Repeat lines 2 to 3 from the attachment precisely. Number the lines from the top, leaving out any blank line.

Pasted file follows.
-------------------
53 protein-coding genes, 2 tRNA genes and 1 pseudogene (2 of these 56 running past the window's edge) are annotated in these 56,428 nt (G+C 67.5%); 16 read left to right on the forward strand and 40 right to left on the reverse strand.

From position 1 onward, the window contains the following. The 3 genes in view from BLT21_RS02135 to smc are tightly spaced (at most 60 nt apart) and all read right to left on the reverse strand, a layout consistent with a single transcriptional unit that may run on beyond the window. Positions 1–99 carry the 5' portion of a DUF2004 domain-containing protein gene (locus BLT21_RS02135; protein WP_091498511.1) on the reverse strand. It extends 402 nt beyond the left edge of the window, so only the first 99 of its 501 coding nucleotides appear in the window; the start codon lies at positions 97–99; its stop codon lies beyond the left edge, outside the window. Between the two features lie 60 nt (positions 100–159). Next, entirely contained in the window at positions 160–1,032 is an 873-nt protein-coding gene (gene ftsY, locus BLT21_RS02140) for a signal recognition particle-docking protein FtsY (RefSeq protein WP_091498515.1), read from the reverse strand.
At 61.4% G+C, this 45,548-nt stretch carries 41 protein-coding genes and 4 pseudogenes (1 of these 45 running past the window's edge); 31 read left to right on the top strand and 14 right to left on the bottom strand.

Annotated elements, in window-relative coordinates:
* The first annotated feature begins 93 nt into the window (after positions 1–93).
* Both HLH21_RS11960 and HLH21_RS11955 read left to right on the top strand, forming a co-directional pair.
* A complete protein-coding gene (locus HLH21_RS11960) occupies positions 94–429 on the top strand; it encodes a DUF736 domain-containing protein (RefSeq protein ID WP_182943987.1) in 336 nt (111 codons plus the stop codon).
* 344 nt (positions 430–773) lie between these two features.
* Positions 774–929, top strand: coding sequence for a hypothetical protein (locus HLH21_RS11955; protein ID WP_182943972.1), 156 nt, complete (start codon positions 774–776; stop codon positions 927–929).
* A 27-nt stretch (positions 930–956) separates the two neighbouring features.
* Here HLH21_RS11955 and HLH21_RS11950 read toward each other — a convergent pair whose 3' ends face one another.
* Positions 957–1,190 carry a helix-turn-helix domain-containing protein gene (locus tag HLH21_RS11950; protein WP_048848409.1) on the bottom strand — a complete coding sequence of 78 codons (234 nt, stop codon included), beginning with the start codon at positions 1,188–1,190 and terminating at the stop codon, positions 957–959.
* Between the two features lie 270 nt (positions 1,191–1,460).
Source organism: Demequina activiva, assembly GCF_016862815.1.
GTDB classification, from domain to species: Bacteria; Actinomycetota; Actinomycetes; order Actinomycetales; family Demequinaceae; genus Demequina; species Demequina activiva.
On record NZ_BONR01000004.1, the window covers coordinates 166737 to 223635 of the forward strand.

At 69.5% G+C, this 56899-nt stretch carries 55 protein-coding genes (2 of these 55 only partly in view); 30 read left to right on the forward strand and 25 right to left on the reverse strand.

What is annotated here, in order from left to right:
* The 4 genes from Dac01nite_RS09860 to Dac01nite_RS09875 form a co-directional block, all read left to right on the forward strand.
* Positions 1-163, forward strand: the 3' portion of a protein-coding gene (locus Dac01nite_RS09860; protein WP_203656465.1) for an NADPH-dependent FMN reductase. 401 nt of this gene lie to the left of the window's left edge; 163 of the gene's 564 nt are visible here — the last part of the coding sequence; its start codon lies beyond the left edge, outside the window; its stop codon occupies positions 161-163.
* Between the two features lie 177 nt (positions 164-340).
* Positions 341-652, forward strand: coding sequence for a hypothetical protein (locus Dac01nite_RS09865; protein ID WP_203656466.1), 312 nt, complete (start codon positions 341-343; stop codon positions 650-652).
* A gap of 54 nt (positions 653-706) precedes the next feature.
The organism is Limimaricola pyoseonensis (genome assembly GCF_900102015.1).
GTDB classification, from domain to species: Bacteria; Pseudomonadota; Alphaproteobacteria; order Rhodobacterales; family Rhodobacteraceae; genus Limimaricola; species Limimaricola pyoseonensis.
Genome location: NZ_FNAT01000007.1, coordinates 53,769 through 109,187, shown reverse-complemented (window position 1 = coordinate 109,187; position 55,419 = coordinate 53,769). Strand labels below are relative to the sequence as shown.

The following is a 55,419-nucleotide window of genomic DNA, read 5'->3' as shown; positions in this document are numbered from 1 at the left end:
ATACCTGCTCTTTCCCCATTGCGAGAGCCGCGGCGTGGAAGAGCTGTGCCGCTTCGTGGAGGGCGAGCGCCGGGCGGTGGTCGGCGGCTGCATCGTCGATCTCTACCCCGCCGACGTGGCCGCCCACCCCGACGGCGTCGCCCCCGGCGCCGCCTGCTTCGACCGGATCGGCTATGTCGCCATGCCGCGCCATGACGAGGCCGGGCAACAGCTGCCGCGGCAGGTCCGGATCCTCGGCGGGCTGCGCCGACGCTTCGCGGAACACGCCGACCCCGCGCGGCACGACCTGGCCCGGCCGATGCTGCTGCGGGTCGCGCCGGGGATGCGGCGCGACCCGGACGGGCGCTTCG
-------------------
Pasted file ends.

From position 1 onward, the window contains the following. The 3 genes in view from BLT21_RS02135 to smc are tightly spaced (at most 60 nt apart) and all read right to left on the reverse strand, a layout consistent with a single transcriptional unit that may run on beyond the window. Positions 1–99 carry the 5' portion of a DUF2004 domain-containing protein gene (locus BLT21_RS02135; protein WP_091498511.1) on the reverse strand. It extends 402 nt beyond the left edge of the window, so only the first 99 of its 501 coding nucleotides appear in the window; the start codon lies at positions 97–99; its stop codon lies beyond the left edge, outside the window. Between the two features lie 60 nt (positions 100–159). Next, entirely contained in the window at positions 160–1,032 is an 873-nt protein-coding gene (gene ftsY, locus BLT21_RS02140) for a signal recognition particle-docking protein FtsY (RefSeq protein WP_091498515.1), read from the reverse strand.
At 61.4% G+C, this 45,548-nt stretch carries 41 protein-coding genes and 4 pseudogenes (1 of these 45 running past the window's edge); 31 read left to right on the top strand and 14 right to left on the bottom strand.